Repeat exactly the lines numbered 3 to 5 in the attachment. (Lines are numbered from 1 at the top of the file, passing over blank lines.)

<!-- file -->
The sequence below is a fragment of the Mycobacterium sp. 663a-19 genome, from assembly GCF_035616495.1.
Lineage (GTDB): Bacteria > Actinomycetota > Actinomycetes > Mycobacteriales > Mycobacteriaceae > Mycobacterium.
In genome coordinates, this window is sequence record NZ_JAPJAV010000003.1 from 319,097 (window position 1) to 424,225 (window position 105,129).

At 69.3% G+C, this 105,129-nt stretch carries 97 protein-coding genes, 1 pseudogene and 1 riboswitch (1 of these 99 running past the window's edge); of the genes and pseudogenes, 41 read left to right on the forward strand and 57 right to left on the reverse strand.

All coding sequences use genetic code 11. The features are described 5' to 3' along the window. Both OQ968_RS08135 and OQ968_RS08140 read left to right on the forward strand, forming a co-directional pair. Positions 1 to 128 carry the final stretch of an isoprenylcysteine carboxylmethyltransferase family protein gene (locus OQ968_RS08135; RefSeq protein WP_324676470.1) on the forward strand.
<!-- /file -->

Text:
In genome coordinates, this window is sequence record NZ_JAPJAV010000003.1 from 319,097 (window position 1) to 424,225 (window position 105,129).

At 69.3% G+C, this 105,129-nt stretch carries 97 protein-coding genes, 1 pseudogene and 1 riboswitch (1 of these 99 running past the window's edge); of the genes and pseudogenes, 41 read left to right on the forward strand and 57 right to left on the reverse strand.

All coding sequences use genetic code 11. The features are described 5' to 3' along the window. Both OQ968_RS08135 and OQ968_RS08140 read left to right on the forward strand, forming a co-directional pair. Positions 1 to 128 carry the final stretch of an isoprenylcysteine carboxylmethyltransferase family protein gene (locus OQ968_RS08135; RefSeq protein WP_324676470.1) on the forward strand.